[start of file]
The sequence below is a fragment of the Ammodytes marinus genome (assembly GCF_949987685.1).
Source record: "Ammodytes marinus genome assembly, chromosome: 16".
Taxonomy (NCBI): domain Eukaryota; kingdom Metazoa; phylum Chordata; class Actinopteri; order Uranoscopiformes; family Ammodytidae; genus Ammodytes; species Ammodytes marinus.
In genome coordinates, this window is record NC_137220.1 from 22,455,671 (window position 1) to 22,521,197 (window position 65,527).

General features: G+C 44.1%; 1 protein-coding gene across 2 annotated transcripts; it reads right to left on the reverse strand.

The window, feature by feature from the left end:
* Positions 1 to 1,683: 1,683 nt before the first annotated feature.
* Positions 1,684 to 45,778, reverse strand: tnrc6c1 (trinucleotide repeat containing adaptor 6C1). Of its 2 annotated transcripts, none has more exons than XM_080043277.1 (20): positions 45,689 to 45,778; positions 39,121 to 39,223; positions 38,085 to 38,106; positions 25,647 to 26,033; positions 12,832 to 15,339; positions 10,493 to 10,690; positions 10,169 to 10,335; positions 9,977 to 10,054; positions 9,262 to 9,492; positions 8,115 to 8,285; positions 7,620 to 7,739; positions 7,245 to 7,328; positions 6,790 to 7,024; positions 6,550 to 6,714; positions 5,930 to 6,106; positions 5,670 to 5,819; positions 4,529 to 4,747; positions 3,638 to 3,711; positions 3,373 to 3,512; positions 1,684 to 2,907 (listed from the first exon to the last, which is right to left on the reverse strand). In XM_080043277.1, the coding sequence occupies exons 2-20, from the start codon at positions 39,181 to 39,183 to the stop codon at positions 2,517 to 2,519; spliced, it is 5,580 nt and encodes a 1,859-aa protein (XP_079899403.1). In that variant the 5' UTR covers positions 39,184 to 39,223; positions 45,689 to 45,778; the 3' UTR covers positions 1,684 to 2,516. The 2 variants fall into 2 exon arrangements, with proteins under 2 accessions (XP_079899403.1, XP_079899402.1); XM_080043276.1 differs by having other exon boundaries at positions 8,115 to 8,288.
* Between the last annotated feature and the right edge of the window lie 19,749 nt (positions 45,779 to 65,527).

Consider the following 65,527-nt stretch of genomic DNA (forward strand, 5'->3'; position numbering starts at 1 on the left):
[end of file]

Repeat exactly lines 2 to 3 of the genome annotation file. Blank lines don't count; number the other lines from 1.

Source record: "Ammodytes marinus genome assembly, chromosome: 16".
Taxonomy (NCBI): domain Eukaryota; kingdom Metazoa; phylum Chordata; class Actinopteri; order Uranoscopiformes; family Ammodytidae; genus Ammodytes; species Ammodytes marinus.